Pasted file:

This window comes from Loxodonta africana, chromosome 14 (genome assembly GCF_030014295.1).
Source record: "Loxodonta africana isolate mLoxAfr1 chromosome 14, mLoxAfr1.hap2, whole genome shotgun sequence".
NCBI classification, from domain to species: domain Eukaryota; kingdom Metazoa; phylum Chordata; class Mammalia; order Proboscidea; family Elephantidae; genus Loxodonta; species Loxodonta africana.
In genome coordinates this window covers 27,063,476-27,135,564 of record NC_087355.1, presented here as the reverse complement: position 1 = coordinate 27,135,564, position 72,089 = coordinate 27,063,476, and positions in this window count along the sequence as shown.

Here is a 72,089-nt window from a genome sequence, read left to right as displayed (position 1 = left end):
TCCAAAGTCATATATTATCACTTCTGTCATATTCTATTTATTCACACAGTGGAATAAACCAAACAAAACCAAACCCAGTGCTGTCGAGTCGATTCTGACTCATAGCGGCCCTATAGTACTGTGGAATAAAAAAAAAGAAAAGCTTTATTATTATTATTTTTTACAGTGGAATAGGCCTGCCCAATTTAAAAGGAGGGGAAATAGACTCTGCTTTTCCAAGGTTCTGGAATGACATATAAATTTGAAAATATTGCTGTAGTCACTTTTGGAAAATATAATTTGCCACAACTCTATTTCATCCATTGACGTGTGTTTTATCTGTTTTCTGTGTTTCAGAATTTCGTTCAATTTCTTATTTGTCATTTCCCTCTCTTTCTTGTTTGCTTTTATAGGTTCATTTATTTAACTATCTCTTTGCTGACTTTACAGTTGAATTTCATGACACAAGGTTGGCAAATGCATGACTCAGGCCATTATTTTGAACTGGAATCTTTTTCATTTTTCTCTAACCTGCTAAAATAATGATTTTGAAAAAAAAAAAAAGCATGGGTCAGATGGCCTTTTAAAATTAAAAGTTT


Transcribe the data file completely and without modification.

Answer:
This window comes from Loxodonta africana, chromosome 14 (genome assembly GCF_030014295.1).
Source record: "Loxodonta africana isolate mLoxAfr1 chromosome 14, mLoxAfr1.hap2, whole genome shotgun sequence".
NCBI classification, from domain to species: domain Eukaryota; kingdom Metazoa; phylum Chordata; class Mammalia; order Proboscidea; family Elephantidae; genus Loxodonta; species Loxodonta africana.
In genome coordinates this window covers 27,063,476-27,135,564 of record NC_087355.1, presented here as the reverse complement: position 1 = coordinate 27,135,564, position 72,089 = coordinate 27,063,476, and positions in this window count along the sequence as shown.

Here is a 72,089-nt window from a genome sequence, read left to right as displayed (position 1 = left end):
TCCAAAGTCATATATTATCACTTCTGTCATATTCTATTTATTCACACAGTGGAATAAACCAAACAAAACCAAACCCAGTGCTGTCGAGTCGATTCTGACTCATAGCGGCCCTATAGTACTGTGGAATAAAAAAAAAGAAAAGCTTTATTATTATTATTTTTTACAGTGGAATAGGCCTGCCCAATTTAAAAGGAGGGGAAATAGACTCTGCTTTTCCAAGGTTCTGGAATGACATATAAATTTGAAAATATTGCTGTAGTCACTTTTGGAAAATATAATTTGCCACAACTCTATTTCATCCATTGACGTGTGTTTTATCTGTTTTCTGTGTTTCAGAATTTCGTTCAATTTCTTATTTGTCATTTCCCTCTCTTTCTTGTTTGCTTTTATAGGTTCATTTATTTAACTATCTCTTTGCTGACTTTACAGTTGAATTTCATGACACAAGGTTGGCAAATGCATGACTCAGGCCATTATTTTGAACTGGAATCTTTTTCATTTTTCTCTAACCTGCTAAAATAATGATTTTGAAAAAAAAAAAAAGCATGGGTCAGATGGCCTTTTAAAATTAAAAGTTT